Solitary Confinement and Risk of Self-Harm Among Jail Inmates

American Journal of Public Health (Impact Factor: 4.55). 03/2014; 104(3):442-7. DOI: 10.2105/AJPH.2013.301742
Source: PubMed


We sought to better understand acts of self-harm among inmates in correctional institutions.

We analyzed data from medical records on 244 699 incarcerations in the New York City jail system from January 1, 2010, through January 31, 2013.

In 1303 (0.05%) of these incarcerations, 2182 acts of self-harm were committed, (103 potentially fatal and 7 fatal). Although only 7.3% of admissions included any solitary confinement, 53.3% of acts of self-harm and 45.0% of acts of potentially fatal self-harm occurred within this group. After we controlled for gender, age, race/ethnicity, serious mental illness, and length of stay, we found self-harm to be associated significantly with being in solitary confinement at least once, serious mental illness, being aged 18 years or younger, and being Latino or White, regardless of gender.

These self-harm predictors are consistent with our clinical impressions as jail health service managers. Because of this concern, the New York City jail system has modified its practices to direct inmates with mental illness who violate jail rules to more clinical settings and eliminate solitary confinement for those with serious mental illness.

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Available from: Homer Venters, Nov 19, 2014
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    • "Additionally, very little is known about the use of punishment and force by prison guards to address infractions displayed by inmates in the general prison community (Clemmer, 1940). In addition, using special housing units to garner solitude and peace of mind from the general prison or jail community has not been the focus of empirical research concerning administrative segregation (Arrigo & Bullock, 2008; Casella & Ridgeway, 2012; Grassian, 1983; Kaba et al., 2014). Given that majority of the inmates exposed to solitary confinement will return to the community, we know very little about how solitary use may affect community reintegration and public safety. "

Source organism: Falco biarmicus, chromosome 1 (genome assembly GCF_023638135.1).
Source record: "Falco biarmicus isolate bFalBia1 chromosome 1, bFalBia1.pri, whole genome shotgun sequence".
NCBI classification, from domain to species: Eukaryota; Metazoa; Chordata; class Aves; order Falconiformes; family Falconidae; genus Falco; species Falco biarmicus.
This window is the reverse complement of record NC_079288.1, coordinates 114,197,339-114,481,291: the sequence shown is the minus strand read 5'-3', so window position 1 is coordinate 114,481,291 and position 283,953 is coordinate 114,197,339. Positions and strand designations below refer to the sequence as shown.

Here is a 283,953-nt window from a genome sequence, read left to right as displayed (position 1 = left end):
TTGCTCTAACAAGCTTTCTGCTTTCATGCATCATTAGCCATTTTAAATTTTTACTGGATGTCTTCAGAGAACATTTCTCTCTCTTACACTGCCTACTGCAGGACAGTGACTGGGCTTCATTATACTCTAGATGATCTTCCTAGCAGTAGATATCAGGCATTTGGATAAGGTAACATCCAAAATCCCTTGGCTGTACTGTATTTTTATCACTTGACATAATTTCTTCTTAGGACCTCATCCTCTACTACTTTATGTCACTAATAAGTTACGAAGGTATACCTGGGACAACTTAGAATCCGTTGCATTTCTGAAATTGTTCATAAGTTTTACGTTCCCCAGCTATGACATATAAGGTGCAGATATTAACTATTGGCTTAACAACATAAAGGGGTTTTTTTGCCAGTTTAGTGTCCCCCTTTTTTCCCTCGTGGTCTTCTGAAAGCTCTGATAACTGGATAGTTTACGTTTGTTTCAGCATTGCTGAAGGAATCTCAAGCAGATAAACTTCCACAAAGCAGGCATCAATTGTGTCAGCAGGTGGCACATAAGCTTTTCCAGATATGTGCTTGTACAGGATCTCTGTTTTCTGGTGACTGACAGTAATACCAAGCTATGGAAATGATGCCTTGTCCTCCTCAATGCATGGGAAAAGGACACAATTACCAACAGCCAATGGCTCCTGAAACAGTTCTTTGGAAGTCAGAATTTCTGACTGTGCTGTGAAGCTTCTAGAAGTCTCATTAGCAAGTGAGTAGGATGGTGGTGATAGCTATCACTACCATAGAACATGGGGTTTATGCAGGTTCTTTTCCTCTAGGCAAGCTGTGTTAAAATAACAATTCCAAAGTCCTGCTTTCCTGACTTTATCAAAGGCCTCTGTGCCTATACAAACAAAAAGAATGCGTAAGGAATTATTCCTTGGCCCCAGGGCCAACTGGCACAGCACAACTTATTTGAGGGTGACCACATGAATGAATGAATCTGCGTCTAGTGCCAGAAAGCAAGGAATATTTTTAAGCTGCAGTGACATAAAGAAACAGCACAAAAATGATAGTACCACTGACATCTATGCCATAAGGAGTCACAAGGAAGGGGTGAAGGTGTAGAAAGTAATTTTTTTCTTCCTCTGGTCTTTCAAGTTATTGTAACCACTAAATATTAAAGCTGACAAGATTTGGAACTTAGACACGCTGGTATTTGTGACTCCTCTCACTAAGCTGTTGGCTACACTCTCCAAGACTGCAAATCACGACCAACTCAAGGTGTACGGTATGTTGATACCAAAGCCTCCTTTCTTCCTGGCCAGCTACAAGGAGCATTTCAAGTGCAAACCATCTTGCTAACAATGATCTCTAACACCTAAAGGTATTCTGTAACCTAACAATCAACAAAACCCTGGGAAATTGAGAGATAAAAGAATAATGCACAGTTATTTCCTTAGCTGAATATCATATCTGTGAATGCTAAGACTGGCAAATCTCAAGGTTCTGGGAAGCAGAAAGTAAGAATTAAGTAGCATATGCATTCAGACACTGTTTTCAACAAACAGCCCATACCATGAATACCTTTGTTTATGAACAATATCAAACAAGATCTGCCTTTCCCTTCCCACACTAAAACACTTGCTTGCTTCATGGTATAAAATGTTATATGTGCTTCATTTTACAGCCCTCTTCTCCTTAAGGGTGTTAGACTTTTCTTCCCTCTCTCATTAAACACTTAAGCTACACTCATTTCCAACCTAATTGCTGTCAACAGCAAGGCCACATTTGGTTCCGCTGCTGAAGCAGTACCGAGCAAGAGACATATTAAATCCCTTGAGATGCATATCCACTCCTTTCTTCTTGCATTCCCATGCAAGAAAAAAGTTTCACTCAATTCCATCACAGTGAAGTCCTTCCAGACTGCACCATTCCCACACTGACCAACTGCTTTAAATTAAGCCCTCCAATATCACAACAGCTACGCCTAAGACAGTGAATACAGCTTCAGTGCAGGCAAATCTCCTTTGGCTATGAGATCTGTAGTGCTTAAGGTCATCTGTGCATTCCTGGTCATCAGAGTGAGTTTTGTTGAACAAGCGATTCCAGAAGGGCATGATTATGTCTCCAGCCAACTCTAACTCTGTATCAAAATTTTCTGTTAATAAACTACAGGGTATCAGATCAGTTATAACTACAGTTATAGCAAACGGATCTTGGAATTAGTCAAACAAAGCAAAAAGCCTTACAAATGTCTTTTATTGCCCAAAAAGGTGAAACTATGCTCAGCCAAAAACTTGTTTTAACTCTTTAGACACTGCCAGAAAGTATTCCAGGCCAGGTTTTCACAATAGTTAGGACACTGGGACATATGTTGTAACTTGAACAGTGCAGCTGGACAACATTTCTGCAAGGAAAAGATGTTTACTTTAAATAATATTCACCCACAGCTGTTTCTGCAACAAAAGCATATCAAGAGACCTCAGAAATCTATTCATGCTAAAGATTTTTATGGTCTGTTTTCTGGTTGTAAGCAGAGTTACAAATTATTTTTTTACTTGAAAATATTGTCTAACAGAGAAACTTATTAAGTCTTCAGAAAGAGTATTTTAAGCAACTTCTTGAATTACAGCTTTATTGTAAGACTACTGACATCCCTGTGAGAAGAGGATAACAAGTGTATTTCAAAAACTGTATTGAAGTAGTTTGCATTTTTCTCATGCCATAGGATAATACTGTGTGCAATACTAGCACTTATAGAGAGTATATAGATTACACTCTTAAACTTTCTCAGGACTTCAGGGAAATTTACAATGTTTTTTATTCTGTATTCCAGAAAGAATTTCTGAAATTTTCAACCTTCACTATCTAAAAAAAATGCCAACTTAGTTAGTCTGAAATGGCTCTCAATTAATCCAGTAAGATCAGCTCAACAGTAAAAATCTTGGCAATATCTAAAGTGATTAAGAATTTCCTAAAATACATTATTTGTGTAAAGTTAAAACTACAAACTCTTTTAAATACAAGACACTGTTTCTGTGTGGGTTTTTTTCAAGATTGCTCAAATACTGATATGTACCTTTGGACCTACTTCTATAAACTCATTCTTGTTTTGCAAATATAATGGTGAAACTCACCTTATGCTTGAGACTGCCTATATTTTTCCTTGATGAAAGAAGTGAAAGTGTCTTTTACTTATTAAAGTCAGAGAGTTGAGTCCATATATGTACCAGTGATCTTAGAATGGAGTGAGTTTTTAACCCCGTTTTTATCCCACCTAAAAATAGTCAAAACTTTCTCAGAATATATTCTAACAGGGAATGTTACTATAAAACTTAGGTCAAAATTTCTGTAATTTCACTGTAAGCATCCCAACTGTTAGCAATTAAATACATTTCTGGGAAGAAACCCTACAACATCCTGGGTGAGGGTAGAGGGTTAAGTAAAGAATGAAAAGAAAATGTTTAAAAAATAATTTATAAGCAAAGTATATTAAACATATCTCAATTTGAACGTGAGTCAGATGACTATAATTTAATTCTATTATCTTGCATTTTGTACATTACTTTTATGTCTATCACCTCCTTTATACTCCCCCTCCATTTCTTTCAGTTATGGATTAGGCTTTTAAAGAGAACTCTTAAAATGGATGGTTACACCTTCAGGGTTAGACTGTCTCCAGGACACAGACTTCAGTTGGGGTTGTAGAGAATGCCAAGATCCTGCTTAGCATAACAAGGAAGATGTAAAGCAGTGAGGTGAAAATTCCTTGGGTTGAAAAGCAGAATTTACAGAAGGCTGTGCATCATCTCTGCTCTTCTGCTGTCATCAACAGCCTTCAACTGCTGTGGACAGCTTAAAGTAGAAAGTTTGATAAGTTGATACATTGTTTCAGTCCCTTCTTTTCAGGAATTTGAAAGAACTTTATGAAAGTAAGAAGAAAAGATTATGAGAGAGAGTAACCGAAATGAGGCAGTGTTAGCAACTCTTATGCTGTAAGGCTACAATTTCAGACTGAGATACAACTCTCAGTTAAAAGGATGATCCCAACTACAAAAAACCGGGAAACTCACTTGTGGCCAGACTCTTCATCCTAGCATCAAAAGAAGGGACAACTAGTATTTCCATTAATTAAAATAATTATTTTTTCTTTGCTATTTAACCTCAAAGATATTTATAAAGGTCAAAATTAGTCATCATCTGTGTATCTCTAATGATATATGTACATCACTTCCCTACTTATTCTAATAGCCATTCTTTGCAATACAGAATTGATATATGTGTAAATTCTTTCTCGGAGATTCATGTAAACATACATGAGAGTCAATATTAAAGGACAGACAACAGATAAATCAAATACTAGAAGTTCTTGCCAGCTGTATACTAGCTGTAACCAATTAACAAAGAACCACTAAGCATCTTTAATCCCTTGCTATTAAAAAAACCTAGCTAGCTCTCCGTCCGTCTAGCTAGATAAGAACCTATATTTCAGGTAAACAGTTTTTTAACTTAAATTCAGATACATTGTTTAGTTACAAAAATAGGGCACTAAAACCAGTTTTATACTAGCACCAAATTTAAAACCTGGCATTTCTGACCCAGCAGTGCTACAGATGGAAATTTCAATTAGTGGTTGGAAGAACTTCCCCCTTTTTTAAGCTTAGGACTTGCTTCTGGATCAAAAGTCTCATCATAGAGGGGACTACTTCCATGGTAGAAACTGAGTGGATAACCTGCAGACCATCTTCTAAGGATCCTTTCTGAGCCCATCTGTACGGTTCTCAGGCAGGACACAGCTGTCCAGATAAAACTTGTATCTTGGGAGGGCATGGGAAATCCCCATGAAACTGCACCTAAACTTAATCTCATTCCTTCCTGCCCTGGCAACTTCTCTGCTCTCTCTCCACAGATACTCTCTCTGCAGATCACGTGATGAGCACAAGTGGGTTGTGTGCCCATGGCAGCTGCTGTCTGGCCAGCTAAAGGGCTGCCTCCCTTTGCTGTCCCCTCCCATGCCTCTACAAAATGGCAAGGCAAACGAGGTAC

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    ABSTRACT: The electronic health record (EHR) is a commonplace innovation designed to promote efficiency, quality, and continuity of health services. In the New York City jail system, we implemented an EHR across 12 jails between 2008 and 2011. During the same time, our work increasingly focused on the importance of human rights as an essential element to the provision of medical and mental health care for our patients. Consequently, we made major modifications to the EHR to allow for better surveillance of vulnerable populations and enable reporting and analysis of patterns of abuse, neglect, and other patient concerns related to human rights. These modifications have improved our ability to find and care for patients injured in jail and those with mental health exacerbations. More work is needed, however, to optimize the potential of the EHR as a tool to promote human rights among patients in jail.
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